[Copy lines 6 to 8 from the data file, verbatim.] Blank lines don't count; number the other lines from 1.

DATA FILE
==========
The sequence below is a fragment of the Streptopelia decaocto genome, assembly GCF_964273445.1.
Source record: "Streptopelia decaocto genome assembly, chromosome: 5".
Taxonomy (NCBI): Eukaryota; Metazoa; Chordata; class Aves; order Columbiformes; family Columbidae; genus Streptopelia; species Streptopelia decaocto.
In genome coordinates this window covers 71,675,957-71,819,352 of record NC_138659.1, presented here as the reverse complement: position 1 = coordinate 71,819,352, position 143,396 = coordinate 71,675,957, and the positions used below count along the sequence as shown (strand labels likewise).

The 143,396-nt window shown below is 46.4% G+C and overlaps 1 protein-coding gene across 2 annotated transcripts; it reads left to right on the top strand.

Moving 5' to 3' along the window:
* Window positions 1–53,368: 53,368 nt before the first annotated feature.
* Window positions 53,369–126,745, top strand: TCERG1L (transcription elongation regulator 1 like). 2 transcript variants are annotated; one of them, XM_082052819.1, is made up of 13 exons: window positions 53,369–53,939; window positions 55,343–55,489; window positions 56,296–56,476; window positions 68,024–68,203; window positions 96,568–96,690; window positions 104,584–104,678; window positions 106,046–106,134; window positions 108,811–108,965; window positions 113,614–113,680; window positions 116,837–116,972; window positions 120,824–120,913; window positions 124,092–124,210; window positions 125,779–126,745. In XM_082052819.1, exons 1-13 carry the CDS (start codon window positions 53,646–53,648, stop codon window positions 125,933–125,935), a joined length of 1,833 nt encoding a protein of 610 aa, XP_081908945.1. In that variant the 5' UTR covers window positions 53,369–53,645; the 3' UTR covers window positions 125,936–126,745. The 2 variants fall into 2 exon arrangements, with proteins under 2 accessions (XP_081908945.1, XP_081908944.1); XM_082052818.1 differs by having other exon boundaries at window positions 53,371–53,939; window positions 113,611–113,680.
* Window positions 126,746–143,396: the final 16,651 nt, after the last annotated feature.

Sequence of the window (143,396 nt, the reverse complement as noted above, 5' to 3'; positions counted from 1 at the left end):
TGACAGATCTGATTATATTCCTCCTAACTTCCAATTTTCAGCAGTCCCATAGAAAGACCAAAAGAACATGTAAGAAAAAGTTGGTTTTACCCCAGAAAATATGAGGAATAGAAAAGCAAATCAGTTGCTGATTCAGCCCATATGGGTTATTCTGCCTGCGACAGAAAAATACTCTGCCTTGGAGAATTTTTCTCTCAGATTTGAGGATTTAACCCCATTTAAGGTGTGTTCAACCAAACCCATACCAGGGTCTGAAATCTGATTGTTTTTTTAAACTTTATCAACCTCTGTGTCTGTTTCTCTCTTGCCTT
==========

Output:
Moving 5' to 3' along the window:
* Window positions 1–53,368: 53,368 nt before the first annotated feature.
* Window positions 53,369–126,745, top strand: TCERG1L (transcription elongation regulator 1 like). 2 transcript variants are annotated; one of them, XM_082052819.1, is made up of 13 exons: window positions 53,369–53,939; window positions 55,343–55,489; window positions 56,296–56,476; window positions 68,024–68,203; window positions 96,568–96,690; window positions 104,584–104,678; window positions 106,046–106,134; window positions 108,811–108,965; window positions 113,614–113,680; window positions 116,837–116,972; window positions 120,824–120,913; window positions 124,092–124,210; window positions 125,779–126,745. In XM_082052819.1, exons 1-13 carry the CDS (start codon window positions 53,646–53,648, stop codon window positions 125,933–125,935), a joined length of 1,833 nt encoding a protein of 610 aa, XP_081908945.1. In that variant the 5' UTR covers window positions 53,369–53,645; the 3' UTR covers window positions 125,936–126,745. The 2 variants fall into 2 exon arrangements, with proteins under 2 accessions (XP_081908945.1, XP_081908944.1); XM_082052818.1 differs by having other exon boundaries at window positions 53,371–53,939; window positions 113,611–113,680.